• 5.2 the broker’s resale of real estate he acquired at a foreclosure sale under a trust deed he was servicing or originally sold to investors. [Bus & P C §10238(e)]

6. The fractional interests are sold to ten or less investors. [Bus & P C §10238(f)]

  • 6.1 The number of persons publicly solicited to purchase an interest is unlimited. [Bus & P C §10238(f)(2)]
  • 6.2 Husband and wife, or any retirement funds or entity wholly owned by an individual and spouse that may acquire a fractional interest are treated as one investor. [Bus & P C §10238(f)(3), §10238(f)(4)]
  • 6.3 Any organization, such as a partnership, LLC or corporation, that was not specifically formed for the purpose of investing in the fractional interest is treated as one investor. [Bus & P C §10238(f)(5), §10238(f)(6)]
  • 6.4 Each investor must sign a statement indicating he meets minimum income or net worth standards. [See first tuesday Form 373]In it he must state his total investment in the trust deed note from all sources (directly or through his spouse, retirement fund or controlled entity) represents:

  • ten percent or less of his net worth (excluding cars, home and furnishings); or
  • ten percent or less of his current or prior year’s adjusted gross income (AGI) for his Internal Revenue Service (IRS) 1040 tax return. [Bus & P C §10238(f)(1)]

7. Each investor is given all the rights of a lender and each interest sold to investors is on the same terms.

  • 7.1 The investor’s interest in the trust deed as a named beneficiary will be recorded before a release of the funds from escrow. [Bus & P C §10238(g)]

8. Based on the combined principal amounts of the fractionalized note and any prior encumbrances (bonds and trust deeds), as well as the current market value of the real estate as stated in a written opinion of value by an appraiser or the broker, the loan-to-value (LTV) ratio must not exceed the greater of:

  • 8.1 80% for owner-occupied, single-family residences;
  • 8.2 75% for non-owner-occupied, single-family residences;
  • 8.3 65% for commercial and income-producing property;
  • 8.4 65% for single-family, residential-zoned lots or parcels;
  • 8.5 50% for undeveloped property zoned for commercial or residential use;
  • 8.6 35% for other real estate; or
  • 8.7 the percent of value set by any private mortgage insurance (PMI) coverage issued for the fractionalized note. [Bus & P C §10238(h)(1); see first tuesday Form 234]

Editor’s note — If unique circumstances exist, the broker may exceed the statutory LTV ratios if he can justify in writing his reasons for exceeding the limits. However, the LTV ratio must never exceed 80% of improved real property or 50% of unimproved property, except for single-family, residentially zoned lots or parcels, for which the LTV ratio cannot exceed 65%.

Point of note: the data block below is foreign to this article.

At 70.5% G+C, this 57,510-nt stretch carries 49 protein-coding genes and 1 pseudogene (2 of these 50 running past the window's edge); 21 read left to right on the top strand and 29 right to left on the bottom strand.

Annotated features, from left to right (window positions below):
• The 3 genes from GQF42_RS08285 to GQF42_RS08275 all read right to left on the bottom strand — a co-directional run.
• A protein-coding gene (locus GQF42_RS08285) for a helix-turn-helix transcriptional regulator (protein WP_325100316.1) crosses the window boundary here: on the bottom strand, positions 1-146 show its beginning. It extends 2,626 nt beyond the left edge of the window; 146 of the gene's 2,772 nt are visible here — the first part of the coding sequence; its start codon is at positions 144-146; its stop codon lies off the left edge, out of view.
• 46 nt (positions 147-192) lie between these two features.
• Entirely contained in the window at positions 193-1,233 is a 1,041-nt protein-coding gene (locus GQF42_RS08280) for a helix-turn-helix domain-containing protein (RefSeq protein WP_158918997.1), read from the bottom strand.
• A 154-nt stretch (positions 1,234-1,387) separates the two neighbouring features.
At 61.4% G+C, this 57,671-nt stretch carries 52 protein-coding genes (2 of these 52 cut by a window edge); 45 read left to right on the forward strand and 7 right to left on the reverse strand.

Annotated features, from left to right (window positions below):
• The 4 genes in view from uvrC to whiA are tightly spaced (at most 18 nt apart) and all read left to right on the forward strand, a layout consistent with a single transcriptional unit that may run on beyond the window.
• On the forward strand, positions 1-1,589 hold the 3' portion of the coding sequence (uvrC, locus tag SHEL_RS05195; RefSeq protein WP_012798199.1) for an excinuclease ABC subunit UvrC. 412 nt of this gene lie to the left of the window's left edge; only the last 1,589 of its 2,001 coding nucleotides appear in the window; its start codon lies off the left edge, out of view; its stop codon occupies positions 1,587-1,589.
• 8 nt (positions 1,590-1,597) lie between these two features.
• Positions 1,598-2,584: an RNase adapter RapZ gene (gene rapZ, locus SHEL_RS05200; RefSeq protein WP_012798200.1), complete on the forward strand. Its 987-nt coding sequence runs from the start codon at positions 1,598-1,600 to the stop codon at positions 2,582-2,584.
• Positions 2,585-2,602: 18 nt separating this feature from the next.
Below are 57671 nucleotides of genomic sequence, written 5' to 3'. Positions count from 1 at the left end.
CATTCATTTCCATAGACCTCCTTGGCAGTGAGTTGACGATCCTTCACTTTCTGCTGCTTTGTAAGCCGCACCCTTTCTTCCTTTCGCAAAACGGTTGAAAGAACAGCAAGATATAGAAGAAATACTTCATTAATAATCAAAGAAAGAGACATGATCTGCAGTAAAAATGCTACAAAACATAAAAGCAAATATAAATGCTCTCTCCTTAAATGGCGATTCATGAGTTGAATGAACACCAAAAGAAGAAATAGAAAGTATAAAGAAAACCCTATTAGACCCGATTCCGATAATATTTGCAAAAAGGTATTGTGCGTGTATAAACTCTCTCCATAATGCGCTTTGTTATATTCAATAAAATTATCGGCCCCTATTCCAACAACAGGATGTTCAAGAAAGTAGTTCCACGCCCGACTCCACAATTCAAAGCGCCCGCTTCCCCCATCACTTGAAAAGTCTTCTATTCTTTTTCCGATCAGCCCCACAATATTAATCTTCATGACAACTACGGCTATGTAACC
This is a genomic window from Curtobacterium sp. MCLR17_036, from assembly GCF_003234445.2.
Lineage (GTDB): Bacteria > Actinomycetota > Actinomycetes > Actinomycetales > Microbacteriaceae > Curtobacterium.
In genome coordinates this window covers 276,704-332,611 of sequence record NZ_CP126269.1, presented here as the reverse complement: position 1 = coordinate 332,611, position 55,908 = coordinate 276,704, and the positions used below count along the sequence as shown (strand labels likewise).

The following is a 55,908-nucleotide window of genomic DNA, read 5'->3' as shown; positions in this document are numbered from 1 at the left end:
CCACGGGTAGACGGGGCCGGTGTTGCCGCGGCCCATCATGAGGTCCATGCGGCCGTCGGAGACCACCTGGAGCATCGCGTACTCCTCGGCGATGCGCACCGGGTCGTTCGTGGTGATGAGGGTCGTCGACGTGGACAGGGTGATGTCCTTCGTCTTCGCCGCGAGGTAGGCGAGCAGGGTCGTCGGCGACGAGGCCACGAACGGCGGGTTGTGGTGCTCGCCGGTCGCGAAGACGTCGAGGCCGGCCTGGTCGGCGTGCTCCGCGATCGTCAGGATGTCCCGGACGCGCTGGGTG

The broker must keep the statement containing the justification for exceeding the LTV limits in his files. Also, he must provide the investors with a copy of the LTV statement with the lender disclosure statement. [Bus & P C §10238(h)(2); see Form 235-1 accompanying this article]

9. The beneficiaries’ operating agreement provides:

  • 9.1 a default on the note or trust deed is a default on all the investors’ interests in the note; and
  • 9.2 a vote of investors holding more than 50% of the ownership interests in the note controls the action taken on a default in the trust deed and the selection of the broker, servicing agent or other persons who will act on behalf of the investors. [Bus & P C §10238(i)]

10. The broker must disclose to the investors the identity of the specific trust deed note he is under contract to arrange or buy, thus eliminating the formation of blind pool trust deed investments under the ten-or-less notice of exemption. [Bus & P C §10238(j)]

  • 10.1 On the sale of fractional interests, the investors’ funds must be deposited in a neutral escrow and disbursed on the recording of the investors’ individual interests as named beneficiaries in the trust deed and note. [Bus & P C §10145(b)]
  • 10.2 The broker must maintain records of the loan transaction, clearly identifying the manner of the receipt and disbursement of the investors’ funds. [Bus & P C §10238(j)(3)]

11. A servicing agreement for managing the trust deed investment is entered into by the investors, in which the broker (or other licensed person) agrees to receive payments on the note, disburse the payments received to the investors and begin foreclosure proceedings on a default in the trust deed. [See first tuesday Form 237]

The trust deed loan collection agreement contains provisions for:

  • 11.1 the deposit of payments into the broker’s trust account on their receipt;
  • 11.2 the disbursement to the investors of their pro rata share of the payments within 25 days of receipt;
  • 11.3 notice to the investors if the source of payments is other than the borrower;
  • 11.4 no guarantee or advance of funds for payments by the broker, unless the advance is due to the borrower’s check being dishonored and the investor is notified within 10 days;
  • 11.5 filing a request for notice of default (NOD) on prior encumbrances; and
  • 11.6 sending investors a copy of any notice of trustee’s sale (NOTS), filed on their behalf, or a request for reconveyance. [Bus & P C §10238(k); see first tuesday Form 237]

12. Material facts will be disclosed to the investors on a DRE designed form.

The Terms of the sale of undivided interests in the trust deed note include:

  • 12.1 if it is an origination of a trust deed loan, the name and address of the escrow holder, date for closing and an itemized list of the costs incurred by the borrower and the investors on the origination [Bus & P C §10238(l)(1)(B); see Form 235-1];